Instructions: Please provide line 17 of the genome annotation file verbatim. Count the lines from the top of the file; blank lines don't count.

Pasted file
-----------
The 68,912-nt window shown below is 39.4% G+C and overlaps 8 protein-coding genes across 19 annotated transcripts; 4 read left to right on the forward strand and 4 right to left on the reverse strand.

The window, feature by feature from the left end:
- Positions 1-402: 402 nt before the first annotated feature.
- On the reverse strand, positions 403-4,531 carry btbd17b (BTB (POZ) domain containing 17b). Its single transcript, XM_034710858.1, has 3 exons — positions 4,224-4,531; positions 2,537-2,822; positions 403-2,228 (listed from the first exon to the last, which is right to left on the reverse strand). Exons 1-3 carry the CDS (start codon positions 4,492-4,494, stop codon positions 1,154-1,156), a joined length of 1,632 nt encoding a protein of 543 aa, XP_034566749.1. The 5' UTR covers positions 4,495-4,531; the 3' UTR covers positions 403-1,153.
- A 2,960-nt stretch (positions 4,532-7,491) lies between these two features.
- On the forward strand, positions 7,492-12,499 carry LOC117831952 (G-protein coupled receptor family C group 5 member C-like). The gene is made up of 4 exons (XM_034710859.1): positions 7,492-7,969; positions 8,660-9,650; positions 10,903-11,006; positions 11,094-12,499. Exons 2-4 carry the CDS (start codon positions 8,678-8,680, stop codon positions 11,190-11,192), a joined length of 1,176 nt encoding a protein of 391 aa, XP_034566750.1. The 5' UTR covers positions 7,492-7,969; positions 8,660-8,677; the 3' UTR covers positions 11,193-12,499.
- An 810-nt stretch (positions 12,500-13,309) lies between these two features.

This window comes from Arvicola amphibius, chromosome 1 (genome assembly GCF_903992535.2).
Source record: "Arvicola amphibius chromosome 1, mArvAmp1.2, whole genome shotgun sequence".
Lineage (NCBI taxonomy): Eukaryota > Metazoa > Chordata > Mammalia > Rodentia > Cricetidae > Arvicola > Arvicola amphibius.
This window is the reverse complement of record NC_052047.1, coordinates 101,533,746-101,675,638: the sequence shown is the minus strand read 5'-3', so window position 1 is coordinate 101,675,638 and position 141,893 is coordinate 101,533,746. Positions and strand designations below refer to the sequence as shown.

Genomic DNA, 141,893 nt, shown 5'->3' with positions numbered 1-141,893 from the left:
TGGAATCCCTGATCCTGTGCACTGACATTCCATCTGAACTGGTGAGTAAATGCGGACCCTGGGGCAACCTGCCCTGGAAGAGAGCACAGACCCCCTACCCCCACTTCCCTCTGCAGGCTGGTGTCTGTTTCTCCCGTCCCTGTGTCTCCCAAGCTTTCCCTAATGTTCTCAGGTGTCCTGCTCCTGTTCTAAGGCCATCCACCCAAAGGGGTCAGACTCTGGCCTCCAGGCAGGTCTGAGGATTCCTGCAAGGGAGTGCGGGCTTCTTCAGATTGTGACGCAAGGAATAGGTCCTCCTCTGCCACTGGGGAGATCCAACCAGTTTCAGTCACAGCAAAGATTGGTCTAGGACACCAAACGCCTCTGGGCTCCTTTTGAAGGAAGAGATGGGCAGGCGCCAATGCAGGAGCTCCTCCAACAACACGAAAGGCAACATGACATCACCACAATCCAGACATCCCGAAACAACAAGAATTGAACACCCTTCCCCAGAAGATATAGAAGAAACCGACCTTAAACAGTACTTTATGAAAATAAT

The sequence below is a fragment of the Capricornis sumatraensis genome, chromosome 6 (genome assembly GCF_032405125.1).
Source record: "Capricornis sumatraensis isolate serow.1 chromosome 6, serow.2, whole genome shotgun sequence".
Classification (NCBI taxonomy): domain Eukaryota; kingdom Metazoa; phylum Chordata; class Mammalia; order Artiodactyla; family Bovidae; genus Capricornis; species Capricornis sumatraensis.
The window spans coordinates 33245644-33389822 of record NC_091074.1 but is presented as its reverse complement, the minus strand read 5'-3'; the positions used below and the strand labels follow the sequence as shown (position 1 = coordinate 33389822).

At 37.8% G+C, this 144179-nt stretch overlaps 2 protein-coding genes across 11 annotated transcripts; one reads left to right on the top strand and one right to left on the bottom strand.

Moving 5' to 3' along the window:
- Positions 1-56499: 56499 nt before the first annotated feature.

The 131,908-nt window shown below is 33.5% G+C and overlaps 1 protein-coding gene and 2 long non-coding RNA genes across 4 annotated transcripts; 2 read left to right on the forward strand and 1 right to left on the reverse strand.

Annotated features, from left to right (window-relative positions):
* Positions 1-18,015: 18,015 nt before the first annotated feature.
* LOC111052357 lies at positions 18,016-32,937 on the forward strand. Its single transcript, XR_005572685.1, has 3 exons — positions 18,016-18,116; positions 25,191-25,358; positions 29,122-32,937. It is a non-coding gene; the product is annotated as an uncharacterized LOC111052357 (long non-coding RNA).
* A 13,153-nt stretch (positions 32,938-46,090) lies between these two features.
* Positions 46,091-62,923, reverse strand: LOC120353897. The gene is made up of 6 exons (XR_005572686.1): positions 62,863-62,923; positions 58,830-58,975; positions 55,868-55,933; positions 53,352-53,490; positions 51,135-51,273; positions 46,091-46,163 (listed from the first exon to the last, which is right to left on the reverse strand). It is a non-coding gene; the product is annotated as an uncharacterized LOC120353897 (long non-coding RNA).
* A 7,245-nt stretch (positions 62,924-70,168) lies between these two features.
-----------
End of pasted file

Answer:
The window spans coordinates 33245644-33389822 of record NC_091074.1 but is presented as its reverse complement, the minus strand read 5'-3'; the positions used below and the strand labels follow the sequence as shown (position 1 = coordinate 33389822).